Speaker: Ben Armstrong
Almost everyone in the room using Hyper-V. Large number also using VMware. About 1/3 using public cloud. Maybe 20% doing hybrid cloud.
Microsoft believes that hybrid cloud is the endpoint – seamless movement between on-premises and the public cloud.
Hyper-V scales. Azure runs on stock Hyper-V. It required a lot of work for WS2012, but it’s stock Hyper-V and that’s over 1 million servers running Hyper-V. If 1 in 10,000 installs shows a bug, and you run a hypervisor on that many host deploying 500m VM per day, then you test the product heavily. We benefit from this with our on-premises deployment.
What have Microsoft learned from Azure: Standardize your build – Keep the hosts simple and standardized. Don’t vary. Change does not scale.
Private Cloud Improvements
- Large scale VMs and clusters
- Accelerated live migration
- Dynamic memory with hot add
- Comprehensive host and guest clustering support
- Rolling upgrades
- Mixed mode cluster support
- VM compute resiliency
- Cluster-aware updating
- Broad linux distro support
- In-guest vRSS support
- hot add and online resize virtual disk storage
- Live backup
- Comprehensive management
Hybrid Cloud is about extending your data centre, not replace it. In the MSFT Cloud OS, that’s Hyper-V, with SysCtr/WAP for private cloud, and Azure/partner run hosting cloud for public cloud. MSFT makes it seamless.
Right now, only Microsoft is listed as a leader in 4 categories of hybrid cloud computing by Gartner.
Linux and Windows parity on Hyper-V
Run Linux without compromises on a single host: Hyper-V. you don’t have to partition hosts. A single UI for managing Linux. Backup, monitoring, capacity planning, etc. All too often, the Linux people want to run their own virtualization, and it makes no sense. It’s a waste of time, effort, and importantly, money.
Yes, Hyper-V is supported in OpenStack. And it’s supported in something called Vagrant. Microsoft has been working closely with them.
Only company offering on-premises IaaS, public IaaS, public PaaS, and Public SaaS.
People are running more VMs on:
- More hardware
- Less hardware
Hmm! How we scale is different now. Half a rack can run thousands of VMs. And in hyper scale clouds, you see a lower density for cost effectiveness and performance SLA. In private cloud, we focus on smaller clusters.
Virtualization is now assumed. Physical is no longer the default.
Workload mobility is assumed: People expect Live Migration or vMotion.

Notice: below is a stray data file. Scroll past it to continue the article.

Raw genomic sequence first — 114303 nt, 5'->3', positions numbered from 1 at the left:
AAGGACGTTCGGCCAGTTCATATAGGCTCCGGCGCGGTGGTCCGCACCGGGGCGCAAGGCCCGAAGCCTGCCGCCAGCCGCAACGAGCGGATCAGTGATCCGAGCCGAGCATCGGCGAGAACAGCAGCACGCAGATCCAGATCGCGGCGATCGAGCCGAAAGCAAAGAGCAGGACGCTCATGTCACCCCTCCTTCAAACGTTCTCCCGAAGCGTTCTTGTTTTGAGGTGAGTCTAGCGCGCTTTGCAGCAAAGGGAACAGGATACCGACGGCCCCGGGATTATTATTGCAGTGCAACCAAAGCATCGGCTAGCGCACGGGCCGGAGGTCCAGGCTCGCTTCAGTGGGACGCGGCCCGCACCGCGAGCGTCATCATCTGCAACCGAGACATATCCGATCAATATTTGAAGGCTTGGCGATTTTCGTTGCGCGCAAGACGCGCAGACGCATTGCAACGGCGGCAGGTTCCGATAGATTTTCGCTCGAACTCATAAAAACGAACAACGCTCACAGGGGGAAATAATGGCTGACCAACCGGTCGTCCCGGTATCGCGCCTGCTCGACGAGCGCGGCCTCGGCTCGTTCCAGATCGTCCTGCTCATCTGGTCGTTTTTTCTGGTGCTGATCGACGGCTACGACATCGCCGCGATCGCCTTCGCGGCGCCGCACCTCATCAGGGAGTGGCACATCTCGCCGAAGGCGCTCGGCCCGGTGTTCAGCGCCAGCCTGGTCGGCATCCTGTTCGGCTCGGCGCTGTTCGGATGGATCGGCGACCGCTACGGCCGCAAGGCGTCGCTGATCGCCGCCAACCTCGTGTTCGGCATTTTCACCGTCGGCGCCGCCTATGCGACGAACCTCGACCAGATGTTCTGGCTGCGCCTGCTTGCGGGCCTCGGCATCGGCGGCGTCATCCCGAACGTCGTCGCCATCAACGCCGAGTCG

Secure isolation is assumed. Customers in different VMs expect that they are secure from other tenants’ VMs.
Hardware failure fault tolerance is assumed.
“I am the fabric administrator”. This is a new job title for the person who runs virtualization, network, and storage. What happens inside the VMs is not their worry. MSFT hearing from businesses that they want fabric admins have no access to data in the VMs. No solution to that today. In contradiction to this, that person used to be the domain admin that fixed everything. But now, it’s not uncommon that they don’t have sign-in credentials for the tenants’ VMs and cannot provide support.
Cluster Rolling Upgrades
Hyper-V upgrades are frequent. Downtime is hated by admins and tenants alike. Admins want to hide the fact that an upgrade is happening. This new process allows mixed mode clusters and Live Migration so you can rebuild nodes in a cluster with a new OS and LM VMs around without anyone noticing. Yes: you keep the cluster – it’s a host rebuild within the cluster and not a cluster migration of the past.
Hyper-V failure are nearly always caused by hardware, drivers, firmware by OEMs. Big area of investment for Microsoft, including transient failures.
I know that this has been a focus point for Ben. Hyper-V is decoupling VM backup from the underlying storage. File based backup is the way forward, with efficient change tracking for backup. Provides reliability, scale, and performance. This session is on right now (Taylor Brown) so watch the recording in 24 hours.
Many more changes
- Delayed VM upgrade
- New IC servicing model
- Secure boot for Linux Generation 2 VMs
- Distributed Storage QoS
- Resilienvt VM Configuration
- And more.
Demo: Compute Resiliency
Clustering saves people over and over. But clustering is complex and it can break. Often caused by a transitory error, such as a cable being unplugged, etc. When there is a heartbeat failure, then you get a 30 second outage while VMs are failed over, and then there’s a wait time for the VMs to boot.
Ben demos with 3 nodes. A script will kill the cluster service on one of the nodes. In 2012 R2, the cluster would panic and do a failover. In vNext, the server is marked as isolated – there’s a problem. VMs are still “running” but market as unmanaged. A failover won’t happen immediately in case the node comes back online. The wait time is 4 minutes by default, but it is configurable. This behaviour is only applied to running VMs.
Another new feature is quarantine. When a host is frequently going in and out of isolated state, then it will be quarantined. It’s a disruptive server that causes a lot of churn. It is quarantined. VMs are migrated off (green quarantine) and then moved into red quarantine. Now it’s persona non-grata (no new workloads placed there) until you resolve the intermittent issue. There is a time for automatic quarantine so a host can come out of quarantine automatically.
Microsoft Were The First to Do Lots in Virtualization
- Hardware assisted live migration for balzing performance.
- SR-IOV with Live Migration
- Fibre Channel in VMs with Live Migration.
- TRIM and UNMAP
Is VMware really the market leader and inniovator?
Ben goes into Q&A.
Question: Is Hyper-V Manager going away? No. Emphatically. It’s used even by the happiest SysCtr and fabric controller admins, especially when things go wrong.
That’s a wrap!